But the invention of the cochlear implant in the 1980s—a surgically inserted device that can partially restore hearing to even profoundly deaf people—threatened the very existence of this culture and its language. 

As both hearing and deaf parents contemplated the new procedure for their young deaf children, accusations of child abuse were lobbed at both sides. Some activists against the new technology went so far as to say cochlear implants were a form of “oppression,” and potentially ethnocide, through its erasure of Deaf culture and language. As scientists gained greater understanding of the genetic markers for deafness, there even emerged a movement within the Deaf community for parents to select in favor of congenital deafness rather than to screen it out. 

Jennifer Delora said she understands where these parents are coming from.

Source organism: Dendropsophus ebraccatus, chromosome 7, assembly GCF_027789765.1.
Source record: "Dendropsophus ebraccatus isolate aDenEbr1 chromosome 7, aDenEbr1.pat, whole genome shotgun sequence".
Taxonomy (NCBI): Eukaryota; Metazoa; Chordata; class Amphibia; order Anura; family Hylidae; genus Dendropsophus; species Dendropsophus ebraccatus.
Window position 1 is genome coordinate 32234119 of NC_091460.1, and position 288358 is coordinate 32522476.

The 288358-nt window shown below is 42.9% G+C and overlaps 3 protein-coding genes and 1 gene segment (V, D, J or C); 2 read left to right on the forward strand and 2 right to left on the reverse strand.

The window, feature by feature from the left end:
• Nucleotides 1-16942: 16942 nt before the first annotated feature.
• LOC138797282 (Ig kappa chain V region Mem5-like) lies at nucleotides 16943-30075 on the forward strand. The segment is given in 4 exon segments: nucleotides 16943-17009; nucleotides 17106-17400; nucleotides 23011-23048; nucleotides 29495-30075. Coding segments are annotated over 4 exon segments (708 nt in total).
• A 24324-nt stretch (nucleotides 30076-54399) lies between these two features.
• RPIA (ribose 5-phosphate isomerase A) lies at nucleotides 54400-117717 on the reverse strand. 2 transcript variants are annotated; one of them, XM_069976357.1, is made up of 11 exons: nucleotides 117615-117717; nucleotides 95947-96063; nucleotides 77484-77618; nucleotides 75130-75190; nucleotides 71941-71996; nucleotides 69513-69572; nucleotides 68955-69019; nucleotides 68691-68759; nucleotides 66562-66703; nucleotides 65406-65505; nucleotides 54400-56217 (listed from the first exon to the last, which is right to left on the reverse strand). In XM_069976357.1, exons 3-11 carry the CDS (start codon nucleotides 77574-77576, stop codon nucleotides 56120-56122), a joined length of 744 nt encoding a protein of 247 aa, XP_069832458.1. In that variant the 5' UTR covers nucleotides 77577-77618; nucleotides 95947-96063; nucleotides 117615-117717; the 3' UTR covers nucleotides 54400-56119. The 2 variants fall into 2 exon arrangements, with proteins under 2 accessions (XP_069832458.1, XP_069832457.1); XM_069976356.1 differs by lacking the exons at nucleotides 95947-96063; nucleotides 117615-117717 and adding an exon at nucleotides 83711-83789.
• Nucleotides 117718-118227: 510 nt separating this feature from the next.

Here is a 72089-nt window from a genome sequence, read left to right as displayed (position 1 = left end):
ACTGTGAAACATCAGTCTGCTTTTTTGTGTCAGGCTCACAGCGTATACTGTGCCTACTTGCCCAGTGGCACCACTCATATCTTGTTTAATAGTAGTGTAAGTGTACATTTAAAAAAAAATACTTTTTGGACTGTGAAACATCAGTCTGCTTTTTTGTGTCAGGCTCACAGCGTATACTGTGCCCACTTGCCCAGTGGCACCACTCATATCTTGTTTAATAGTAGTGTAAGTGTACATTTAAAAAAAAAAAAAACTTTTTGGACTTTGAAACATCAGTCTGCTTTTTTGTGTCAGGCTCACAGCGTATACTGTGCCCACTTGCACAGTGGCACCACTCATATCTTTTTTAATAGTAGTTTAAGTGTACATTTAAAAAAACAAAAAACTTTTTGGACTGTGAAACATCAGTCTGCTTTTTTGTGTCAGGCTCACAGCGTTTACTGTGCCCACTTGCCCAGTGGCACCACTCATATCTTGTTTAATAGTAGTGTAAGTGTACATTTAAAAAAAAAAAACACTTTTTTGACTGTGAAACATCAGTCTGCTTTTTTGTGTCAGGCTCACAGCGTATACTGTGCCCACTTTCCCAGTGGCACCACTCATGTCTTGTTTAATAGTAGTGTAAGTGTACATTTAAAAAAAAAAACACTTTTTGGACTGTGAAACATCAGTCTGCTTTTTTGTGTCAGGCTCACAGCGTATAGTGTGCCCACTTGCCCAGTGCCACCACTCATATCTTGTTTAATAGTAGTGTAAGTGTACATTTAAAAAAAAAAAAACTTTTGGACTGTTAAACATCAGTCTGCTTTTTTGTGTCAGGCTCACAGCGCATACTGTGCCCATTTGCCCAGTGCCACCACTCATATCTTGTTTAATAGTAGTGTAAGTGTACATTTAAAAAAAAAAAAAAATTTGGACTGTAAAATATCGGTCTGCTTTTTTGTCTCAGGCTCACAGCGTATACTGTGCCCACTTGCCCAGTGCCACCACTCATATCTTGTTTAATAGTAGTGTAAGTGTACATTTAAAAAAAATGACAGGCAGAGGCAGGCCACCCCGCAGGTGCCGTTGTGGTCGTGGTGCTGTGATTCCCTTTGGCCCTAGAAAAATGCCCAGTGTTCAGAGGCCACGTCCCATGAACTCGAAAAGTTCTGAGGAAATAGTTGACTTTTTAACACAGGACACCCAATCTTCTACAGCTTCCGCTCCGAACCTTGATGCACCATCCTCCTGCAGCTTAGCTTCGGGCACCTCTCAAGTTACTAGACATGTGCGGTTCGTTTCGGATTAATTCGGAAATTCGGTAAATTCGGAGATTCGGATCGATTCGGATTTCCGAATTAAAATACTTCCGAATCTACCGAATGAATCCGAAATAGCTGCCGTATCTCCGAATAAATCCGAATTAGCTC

“Wouldn’t you want a child who’s like you?” she asked me over Zoom.

Delora, 61, slowly began to lose her hearing at the age of five due to a severe ear infection. Now fully deaf, she is adept at lipreading and able to verbally communicate, and considers herself a part of the Deaf community and an advocate for Deaf culture. She is an American Sign Language teacher based in upstate New York who advises about Deaf representation on film sets. 

And she rejects any notion that she’s in need of any help or a cure.

So when MrBeast released another video in May titled “1,000 Deaf People Hear For The First Time,” in which patients are fitted with effective hearing aids, Delora couldn’t help but roll her eyes. Though she didn’t criticize the video online, she and her Deaf friends discussed it among themselves and agreed it was “inspiration porn nonsense.”

She faulted the video for failing to mention Deaf culture, and also pushed back on the assumption that a hearing aid or implant is a “cure” for deafness.